• The latest official US inflation figure of 5% showed the sharpest rise for 13 years (Friday), imports to China grew at their steepest rate for a decade (Tuesday) due to ongoing raw material demand and the UK’s business confidence is the highest it’s been since June 2014 (Monday), according to a BDO survey.
  • In COMMODITIES NEWS, options traders are betting on a $100 per barrel oil price (Tuesday) and diamond prices continue to rise (Tuesday), according to De Beers.
  • It was a very eventful week for cryptocurrencies this week! Bitcoin started off weaker and some technical analysts reckoned it could go down to $20k (Wednesday). On the plus side, El Salvador declared Bitcoin to be legal tender (Thursday) and US Pension provider ForUsAll announced a venture with Coinbase that would let workers invest up to 5% of their pensions in cryptocurrencies – something that is extremely rare at the moment. On the other hand, Chinese Police did a massive raid mid-week involving 1,100 arrests in 23 regions and cities in a crackdown on money-laundering and Bitcoin mining – not a great look for the reputation for cryptocurrencies. It is interesting to note that ransoms for recent hacking attacks on Colonial Pipeline and JBS, the world’s largest meat processor were all paid in Bitcoin! Funnily enough, global regulators are now calling on a major tightening of rules on crypto (Friday). It remains to be seen as to whether anything will actually come of this.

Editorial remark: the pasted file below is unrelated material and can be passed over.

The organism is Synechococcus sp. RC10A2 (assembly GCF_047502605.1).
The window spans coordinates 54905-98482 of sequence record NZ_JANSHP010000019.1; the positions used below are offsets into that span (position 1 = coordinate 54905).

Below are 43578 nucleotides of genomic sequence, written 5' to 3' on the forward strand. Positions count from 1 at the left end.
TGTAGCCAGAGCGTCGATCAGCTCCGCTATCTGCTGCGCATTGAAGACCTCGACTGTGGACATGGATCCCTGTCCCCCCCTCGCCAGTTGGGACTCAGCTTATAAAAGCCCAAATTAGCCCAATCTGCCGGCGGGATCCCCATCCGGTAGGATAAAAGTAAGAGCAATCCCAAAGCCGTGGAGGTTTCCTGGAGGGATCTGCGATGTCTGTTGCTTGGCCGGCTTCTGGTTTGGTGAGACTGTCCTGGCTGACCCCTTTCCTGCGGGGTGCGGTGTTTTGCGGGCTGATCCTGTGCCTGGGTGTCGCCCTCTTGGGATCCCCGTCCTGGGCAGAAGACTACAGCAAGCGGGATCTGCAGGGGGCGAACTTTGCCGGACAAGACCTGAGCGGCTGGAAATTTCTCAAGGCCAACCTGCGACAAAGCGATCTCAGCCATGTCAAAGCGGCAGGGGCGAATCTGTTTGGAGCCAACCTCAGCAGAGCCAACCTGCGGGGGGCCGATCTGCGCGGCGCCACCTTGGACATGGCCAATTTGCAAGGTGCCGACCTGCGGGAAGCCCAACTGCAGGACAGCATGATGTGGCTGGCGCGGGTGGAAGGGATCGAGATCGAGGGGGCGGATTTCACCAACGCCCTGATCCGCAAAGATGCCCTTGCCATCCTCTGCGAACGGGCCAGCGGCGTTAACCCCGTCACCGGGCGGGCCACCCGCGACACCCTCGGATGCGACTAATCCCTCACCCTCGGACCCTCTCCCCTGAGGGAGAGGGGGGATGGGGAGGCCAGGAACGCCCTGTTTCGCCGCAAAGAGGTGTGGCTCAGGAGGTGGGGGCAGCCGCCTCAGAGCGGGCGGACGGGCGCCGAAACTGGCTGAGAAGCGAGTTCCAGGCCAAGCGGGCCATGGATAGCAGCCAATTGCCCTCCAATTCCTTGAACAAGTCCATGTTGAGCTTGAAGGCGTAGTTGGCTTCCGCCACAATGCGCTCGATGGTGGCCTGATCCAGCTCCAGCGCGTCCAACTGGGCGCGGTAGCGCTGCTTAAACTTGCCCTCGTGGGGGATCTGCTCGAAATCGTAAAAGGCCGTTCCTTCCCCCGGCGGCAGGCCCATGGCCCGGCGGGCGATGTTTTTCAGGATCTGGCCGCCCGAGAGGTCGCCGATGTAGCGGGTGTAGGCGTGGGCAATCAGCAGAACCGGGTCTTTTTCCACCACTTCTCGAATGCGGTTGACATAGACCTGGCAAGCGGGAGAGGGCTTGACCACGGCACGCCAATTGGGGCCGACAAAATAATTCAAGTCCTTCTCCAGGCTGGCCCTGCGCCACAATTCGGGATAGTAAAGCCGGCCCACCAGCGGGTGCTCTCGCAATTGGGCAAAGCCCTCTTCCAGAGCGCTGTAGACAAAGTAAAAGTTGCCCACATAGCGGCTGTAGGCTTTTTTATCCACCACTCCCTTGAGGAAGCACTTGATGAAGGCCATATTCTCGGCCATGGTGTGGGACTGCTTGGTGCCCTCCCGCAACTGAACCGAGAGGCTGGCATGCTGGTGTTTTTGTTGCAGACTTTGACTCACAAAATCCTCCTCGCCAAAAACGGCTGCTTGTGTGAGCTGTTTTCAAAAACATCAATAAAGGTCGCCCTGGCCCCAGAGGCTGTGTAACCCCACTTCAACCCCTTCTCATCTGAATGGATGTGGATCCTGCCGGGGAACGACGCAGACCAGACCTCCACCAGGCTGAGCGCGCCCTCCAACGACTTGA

• After a bit of a pause, and a hiccup on the London Stock Exchange where London-based broker Marex postponed its IPO (Thursday) due to “challenging IPO market conditions”, it seems that the Americans are readying themselves for another wave of flotations (Friday). Both Didi and Robinhood are expected to float soon and many bankers reckon the current pipeline is so good that 2021 will be the best year ever for IPOs.